Forbes published a piece surrounding Uber’s ‘troubled’ IPO stating that the SEC green-lighted naked shorting of IPOs in 2015.
“A curious thing happened during Uber’s troubled initial public offering last week: naked short selling of UBER shares by the banks involved in placing Uber’s IPO, according to several sources who confirmed this to CNBC.
Normally, naked short selling is illegal.
But it was legal in this case, and it gave the banks a chance to profit–as investors lost money–when the IPO traded down 18% in its first two days.
Naked-shorting of IPOs by banks, which the SEC green-lighted as recently as 2015, has changed IPO market dynamics by altering the relative power between banks, issuers and investors.
To the detriment of investors, banks now have less fear of incurring major losses from pricing an IPO too high because banks now have a tool (naked shorting) to protect their downside risk.”
Forbes said that thanks to the SEC’s explicit statement allowing naked shorting during IPOs, banks have a chance to win regardless of what the IPO is priced at, a fear they had prior to getting the green light on naked shorting.
In a space call with Genius Group ($GNS) CEO Roger Hamilton, a user had stepped up to question the proof of naked shorting discussed about in sort of media or case.
As you can imagine, speakers on the panel were quick to give the user the information they lacked to research in the first place.
But it’s there, and this is just one case on the proof of naked shorting in the market.
GNS Shares Plummet After IPO
Genius Group CEO Roger Hamilton said he suspected naked shorting was happening in his company stock after shares had gradually plunged after their IPO date.
Roger Hamilton has been leading the fight against naked shorts by not only raising awareness on social media but also by taking legal action.
The company just launched phase 2 of their legal battle against naked short selling.
One of the topics discussed in the space call with Roger was of dual listing using the blockchain.
My thoughts on the blockchain are that it provided accountability and less stress on investors when dealing with manipulative shorting tactics.
It’s still a very new innovation, especially when discussing a tradable blockchain exchange.
A great effort to fight naked shorting nonetheless.
“Naked shorting is impossible to do when securities are issued natively on a blockchain. Had Uber’s shares been issued on a blockchain rather than through legacy systems, banks simply would not have been able to issue more UBER shares than the quantity of shares outstanding. The price-suppressive impact of the naked shorting–however large or small it was in the Uber case–simply could not have happened,” said Forbes.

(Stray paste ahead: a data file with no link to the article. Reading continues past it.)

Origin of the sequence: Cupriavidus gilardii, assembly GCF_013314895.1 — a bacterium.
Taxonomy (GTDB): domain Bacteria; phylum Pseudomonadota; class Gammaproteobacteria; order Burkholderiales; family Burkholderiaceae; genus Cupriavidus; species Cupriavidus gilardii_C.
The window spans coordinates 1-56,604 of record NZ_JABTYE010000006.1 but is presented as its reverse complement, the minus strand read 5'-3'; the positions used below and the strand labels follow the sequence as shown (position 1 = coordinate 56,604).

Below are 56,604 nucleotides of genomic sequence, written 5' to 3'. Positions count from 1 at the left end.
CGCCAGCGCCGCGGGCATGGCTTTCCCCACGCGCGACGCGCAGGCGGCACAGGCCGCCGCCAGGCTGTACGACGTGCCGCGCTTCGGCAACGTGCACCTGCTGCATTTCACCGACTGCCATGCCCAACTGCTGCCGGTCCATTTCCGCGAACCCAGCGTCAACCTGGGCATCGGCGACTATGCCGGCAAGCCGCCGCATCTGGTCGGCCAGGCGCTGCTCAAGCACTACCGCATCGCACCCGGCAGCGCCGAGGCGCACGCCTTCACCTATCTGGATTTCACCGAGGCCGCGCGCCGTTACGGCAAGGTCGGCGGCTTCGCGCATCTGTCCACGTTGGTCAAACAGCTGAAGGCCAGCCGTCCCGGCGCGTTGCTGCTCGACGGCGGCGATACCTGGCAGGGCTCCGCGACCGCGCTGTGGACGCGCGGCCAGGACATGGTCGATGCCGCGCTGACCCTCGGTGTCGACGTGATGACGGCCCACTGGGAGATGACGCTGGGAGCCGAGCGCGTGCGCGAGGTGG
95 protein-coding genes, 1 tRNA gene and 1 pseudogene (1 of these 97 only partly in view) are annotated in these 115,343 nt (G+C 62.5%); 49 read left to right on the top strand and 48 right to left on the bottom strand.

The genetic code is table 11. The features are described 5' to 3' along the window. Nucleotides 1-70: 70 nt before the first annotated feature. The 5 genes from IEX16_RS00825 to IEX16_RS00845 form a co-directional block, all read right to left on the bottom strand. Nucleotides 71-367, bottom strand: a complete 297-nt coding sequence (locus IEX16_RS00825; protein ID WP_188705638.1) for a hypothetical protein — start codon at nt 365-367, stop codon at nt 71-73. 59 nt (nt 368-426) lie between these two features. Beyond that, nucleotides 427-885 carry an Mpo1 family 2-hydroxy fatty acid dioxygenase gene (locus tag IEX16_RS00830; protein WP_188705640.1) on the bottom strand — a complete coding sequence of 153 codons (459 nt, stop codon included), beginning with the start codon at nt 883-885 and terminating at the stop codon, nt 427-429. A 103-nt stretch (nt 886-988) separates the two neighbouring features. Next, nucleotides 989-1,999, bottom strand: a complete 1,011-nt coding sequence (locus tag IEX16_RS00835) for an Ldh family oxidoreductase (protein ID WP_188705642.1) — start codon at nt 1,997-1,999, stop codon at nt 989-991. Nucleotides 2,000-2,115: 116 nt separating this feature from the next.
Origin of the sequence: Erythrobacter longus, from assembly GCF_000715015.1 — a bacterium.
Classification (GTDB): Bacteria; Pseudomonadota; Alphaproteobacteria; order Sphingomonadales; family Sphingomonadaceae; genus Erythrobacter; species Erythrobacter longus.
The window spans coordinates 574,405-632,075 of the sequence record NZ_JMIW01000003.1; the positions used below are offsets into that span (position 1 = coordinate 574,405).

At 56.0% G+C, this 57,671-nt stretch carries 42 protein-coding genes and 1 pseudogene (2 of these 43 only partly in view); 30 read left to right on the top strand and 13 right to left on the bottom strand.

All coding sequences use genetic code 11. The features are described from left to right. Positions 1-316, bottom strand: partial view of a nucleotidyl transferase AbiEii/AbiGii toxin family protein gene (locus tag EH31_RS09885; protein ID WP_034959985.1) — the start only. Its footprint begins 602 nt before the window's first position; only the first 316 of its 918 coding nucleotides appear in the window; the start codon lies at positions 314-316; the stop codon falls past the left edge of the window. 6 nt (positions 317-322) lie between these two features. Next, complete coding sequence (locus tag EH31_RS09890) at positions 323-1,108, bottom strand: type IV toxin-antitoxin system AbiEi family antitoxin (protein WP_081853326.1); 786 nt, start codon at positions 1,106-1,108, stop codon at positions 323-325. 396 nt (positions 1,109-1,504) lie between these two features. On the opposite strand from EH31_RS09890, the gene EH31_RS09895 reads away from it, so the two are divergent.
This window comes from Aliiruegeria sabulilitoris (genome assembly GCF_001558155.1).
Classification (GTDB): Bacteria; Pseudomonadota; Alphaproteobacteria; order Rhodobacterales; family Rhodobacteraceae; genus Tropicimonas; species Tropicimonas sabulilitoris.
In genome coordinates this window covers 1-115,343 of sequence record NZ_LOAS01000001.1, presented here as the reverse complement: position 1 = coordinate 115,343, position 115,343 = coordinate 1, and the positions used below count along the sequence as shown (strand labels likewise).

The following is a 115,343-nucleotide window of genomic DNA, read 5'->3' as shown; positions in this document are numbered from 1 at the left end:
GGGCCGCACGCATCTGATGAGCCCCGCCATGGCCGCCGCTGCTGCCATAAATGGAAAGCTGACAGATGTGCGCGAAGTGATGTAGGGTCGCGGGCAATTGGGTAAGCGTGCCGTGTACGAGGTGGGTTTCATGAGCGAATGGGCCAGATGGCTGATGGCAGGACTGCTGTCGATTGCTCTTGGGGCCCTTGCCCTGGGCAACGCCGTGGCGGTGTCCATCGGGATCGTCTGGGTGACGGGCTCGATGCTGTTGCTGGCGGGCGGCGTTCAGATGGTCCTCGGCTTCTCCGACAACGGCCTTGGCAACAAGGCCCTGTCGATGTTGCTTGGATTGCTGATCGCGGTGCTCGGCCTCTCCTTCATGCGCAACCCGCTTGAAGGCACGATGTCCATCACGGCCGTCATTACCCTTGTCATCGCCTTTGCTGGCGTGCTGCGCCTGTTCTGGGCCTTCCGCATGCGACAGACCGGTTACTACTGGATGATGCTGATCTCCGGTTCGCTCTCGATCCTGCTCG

A History on Naked Short Selling
What is naked shorting?
Naked short selling, or naked shorting, is the practice of short-selling a tradable asset of any kind without first borrowing the asset from someone else or ensuring that it can be borrowed.
Naked shorting was enabled legally by UCC Article 8 in 1994, owing to a combination of two features: (1) indirect ownership of publicly-traded securities and (2) a special exemption that obviates the normal requirement that the seller prove in advance that it actually owns the property it is selling to a buyer.
“What we actually own is an IOU from our broker-dealer–a contractual right to the shares instead of the real thing. Your broker, in certain circumstances, has the right to conjure and sell you IOUs to more shares than actually exist,” says Forbes.
The US legal system made a policy decision to favor liquidity over solvency–to favor negotiability of securities over keeping accurate and timely records of who really owns what.
Patrick Byrne brought naked shorting to the attention of regulators but was ridiculed and eventually paid off with a winning settlement to lay low.
After the events of the ‘meme stock’ frenzy in 2021, retail investors came together and scrutinized the SEC, DTCC, and FINRA for allowing blatant market manipulation to occur.
Retail investors were momentarily prohibited from trading shares of AMC and GameStop due to liquidity concerns within several market makers and brokers including Citadel and Robinhood.
The DTCC waived billions of dollars in collateral to reset the game for the big players, cheating retail investors out of their money.
“The problem is that “overissue” of securities suppresses market prices. This is one of many subtle ways that value is skimmed from Mom and Pop investors in securities markets.” – Forbes.
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